5.  When someone is talking to you, focus on them. Listen to what they say. Notice what they don’t say. If their face and body disagree with the words coming out of their mouth, STOP. I had a client whoThe veterinarian is examining the black domestic cat. agreed to a treatment plan for her elderly, chronically ill cat. Because I was watching her face as she spoke, I saw her eyes fill with tears. I reached out and touched her hand. “What did I say that upset you?” I asked her. She gave into the tears and told me her husband was on hospice care and she just didn’t think she could continue taking care of both him and the cat. Despite the fact that we had spoken about hospice care and euthanasia for the cat previously, she felt uncomfortable discussing it. I wouldn’t have had a clue if I hadn’t been listening and watching.

 

6.  Sometimes the silence lasts for hours or days. There is nothing wrong with declining to talk about something until you’ve had time to think about it. “Let me look into that and get back to you” or “I can’t discuss this right now. Let me get my thoughts together and call you later”. If a client is being abusive on the phone, I will tell them that I’m unable to talk to them like this. I let them know I’m going to hang up the phone and we can talk when we’ve both had a chance to cool off. Then I hang up.

 

 

7. If a client on the phone is just venting and upset, I give them 100% of my attention. I don’t say a word.  Almost always, they will pause and say “Are you still there?”  (This means you’re doing it right.) “Yes, I’m still here. I’m listening to everything you’re saying and taking notes to be sure I get it right. Is there anything else you want to tell me before I ask you to listen to me?” If there is, I continue to listen. If they end up not letting me speak at all, that’s ok. Until they get it all out, they’re not going to hear what I say anyway.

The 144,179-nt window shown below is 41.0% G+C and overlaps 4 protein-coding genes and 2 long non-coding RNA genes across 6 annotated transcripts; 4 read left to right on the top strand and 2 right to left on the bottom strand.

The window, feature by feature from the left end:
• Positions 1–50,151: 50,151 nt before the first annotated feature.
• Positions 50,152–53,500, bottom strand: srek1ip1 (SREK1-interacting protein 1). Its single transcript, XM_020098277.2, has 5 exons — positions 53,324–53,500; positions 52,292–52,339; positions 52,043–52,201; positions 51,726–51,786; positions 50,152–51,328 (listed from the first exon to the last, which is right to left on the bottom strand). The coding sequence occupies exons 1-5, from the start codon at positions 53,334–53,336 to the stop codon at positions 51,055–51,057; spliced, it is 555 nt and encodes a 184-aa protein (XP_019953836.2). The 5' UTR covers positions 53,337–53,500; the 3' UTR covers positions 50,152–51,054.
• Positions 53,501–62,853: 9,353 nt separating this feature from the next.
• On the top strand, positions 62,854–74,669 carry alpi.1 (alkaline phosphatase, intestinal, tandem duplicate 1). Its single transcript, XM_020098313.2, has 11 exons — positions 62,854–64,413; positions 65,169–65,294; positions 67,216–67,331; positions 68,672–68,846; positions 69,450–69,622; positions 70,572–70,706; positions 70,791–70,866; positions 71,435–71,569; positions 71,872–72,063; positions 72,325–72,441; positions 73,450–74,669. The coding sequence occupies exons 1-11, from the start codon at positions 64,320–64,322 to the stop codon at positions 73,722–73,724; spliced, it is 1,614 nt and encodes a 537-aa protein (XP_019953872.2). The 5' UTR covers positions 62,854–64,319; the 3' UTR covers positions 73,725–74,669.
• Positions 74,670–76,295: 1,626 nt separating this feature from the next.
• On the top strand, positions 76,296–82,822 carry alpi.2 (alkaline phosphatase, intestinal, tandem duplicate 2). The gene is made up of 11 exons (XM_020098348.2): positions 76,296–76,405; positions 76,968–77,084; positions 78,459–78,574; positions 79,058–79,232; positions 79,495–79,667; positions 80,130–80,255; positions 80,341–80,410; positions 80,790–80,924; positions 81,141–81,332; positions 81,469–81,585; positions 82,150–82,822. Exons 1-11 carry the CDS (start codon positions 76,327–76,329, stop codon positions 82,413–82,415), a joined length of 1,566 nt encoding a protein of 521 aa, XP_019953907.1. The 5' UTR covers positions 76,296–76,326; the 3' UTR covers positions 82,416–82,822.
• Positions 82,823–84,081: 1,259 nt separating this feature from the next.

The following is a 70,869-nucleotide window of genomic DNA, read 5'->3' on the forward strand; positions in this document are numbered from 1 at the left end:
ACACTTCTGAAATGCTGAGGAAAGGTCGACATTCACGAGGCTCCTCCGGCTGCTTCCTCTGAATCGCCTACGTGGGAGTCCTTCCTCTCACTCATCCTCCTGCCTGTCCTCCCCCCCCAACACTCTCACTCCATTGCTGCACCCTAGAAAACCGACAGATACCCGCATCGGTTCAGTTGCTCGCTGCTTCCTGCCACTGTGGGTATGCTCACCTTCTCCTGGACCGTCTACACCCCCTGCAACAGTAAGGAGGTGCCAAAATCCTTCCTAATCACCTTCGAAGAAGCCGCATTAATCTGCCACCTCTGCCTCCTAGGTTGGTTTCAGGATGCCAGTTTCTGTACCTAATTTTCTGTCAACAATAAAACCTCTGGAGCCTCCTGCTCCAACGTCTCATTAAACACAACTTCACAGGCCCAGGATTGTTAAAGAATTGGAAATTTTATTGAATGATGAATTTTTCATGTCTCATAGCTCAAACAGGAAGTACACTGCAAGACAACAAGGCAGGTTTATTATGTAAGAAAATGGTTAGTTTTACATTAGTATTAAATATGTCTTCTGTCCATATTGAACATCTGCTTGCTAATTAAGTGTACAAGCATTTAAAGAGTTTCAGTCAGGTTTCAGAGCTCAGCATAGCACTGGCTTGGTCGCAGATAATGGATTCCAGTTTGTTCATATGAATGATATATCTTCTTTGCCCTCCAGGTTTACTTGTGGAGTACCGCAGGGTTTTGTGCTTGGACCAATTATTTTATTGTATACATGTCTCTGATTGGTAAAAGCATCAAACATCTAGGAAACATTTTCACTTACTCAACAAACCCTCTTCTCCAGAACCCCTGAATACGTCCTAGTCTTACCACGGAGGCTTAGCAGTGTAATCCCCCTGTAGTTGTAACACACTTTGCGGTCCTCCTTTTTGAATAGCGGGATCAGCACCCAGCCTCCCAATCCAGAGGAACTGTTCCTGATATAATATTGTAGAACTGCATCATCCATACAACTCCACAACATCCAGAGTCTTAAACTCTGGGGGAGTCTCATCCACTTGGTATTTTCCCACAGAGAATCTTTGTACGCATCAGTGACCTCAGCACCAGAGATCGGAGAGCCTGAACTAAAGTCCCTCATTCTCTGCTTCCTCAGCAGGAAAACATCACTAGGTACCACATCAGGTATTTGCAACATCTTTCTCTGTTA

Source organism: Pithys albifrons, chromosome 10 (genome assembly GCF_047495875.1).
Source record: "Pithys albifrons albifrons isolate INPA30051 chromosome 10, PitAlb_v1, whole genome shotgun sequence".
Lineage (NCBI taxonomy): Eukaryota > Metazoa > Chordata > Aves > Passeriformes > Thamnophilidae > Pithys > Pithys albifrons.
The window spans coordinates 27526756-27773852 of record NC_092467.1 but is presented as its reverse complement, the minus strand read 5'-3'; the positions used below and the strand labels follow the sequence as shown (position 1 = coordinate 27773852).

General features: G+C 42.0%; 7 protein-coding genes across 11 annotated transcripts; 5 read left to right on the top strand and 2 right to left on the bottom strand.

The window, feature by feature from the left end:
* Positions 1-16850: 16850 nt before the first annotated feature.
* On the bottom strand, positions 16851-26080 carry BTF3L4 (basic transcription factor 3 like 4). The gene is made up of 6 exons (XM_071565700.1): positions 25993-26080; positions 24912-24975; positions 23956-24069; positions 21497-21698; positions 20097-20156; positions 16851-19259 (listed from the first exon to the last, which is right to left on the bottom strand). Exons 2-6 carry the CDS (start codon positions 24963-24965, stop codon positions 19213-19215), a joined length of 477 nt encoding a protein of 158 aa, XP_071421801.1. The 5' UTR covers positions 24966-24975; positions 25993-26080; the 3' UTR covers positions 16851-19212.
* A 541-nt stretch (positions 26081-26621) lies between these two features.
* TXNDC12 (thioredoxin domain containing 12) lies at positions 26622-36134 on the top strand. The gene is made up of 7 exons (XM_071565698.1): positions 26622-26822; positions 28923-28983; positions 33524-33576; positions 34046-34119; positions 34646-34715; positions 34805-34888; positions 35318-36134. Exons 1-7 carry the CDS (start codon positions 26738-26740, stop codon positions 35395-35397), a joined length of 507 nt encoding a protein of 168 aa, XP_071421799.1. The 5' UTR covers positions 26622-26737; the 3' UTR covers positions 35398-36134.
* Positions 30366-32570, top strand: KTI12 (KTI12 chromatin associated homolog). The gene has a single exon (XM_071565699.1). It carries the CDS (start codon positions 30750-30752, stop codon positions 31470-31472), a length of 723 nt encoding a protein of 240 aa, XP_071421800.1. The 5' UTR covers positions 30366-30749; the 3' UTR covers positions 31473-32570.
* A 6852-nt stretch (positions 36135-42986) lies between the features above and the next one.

8. I hate it when people accuse me of doing something wrong, especially if that “something wrong” was declared wrong by the internet. I’ve gone back and forth with clients in person, by phone and in emailkitten and puppy about food, products, procedures and diseases. At some point, you just have to know they aren’t going to be educated and let it go. If that means letting them have the last word, so be it. It’s not worth the drain on your positive energy to continue beating your head against a brick wall. If there are subjects that really set you off, create a handout or a glossary item in your software that allows you to educate without having to type or talk it all out.

 

9. Turn off your phone. If you need to have a serious conversation with a client or staff member, everyone needs to be on DO NOT DISTURB notice. If you are performing euthanasia, shut it down. Unless there is a dire emergency, it can wait. Put your phone on airplane mode – don’t even let it be on vibrate. Nothing should distract you from the conversation.

 

10. Sit in silence and be still. Sometimes our brains are what need to be silent. If you are overwhelmed and upset, take 5 minutes in your car, locked in the bathroom or in the isolation ward to take a few deep breaths and shake it off. The veterinary world is amazingly noisy. Just a few minutes of quiet (heck, get some earplugs if you must) can make all the difference.

 

 

Once you start practicing silent communication (otherwise known as listening), you will become much more adept at making your world a better place.  You will get so much more out of listening than talking. Solutions become more obvious, tasks become simpler and letting loud people be loud without competing is a relief. So, take the pressure off, zip your lip and prepare become a lot better at communication – without saying anything at all!

 


Cherie Buisson, DVMDr. Cherie Buisson is a veterinarian and lecturer who lives in  Largo, FL. She spends her time in feline-only practice, hospice  practice and teaching other veterinary professionals about  hospice, euthanasia and compassion fatigue.  Dr. Buisson is the owner of Helping Hands Pet Hospice in Seminole, FL as well as the founder of A Happy Vet.

Comments

comments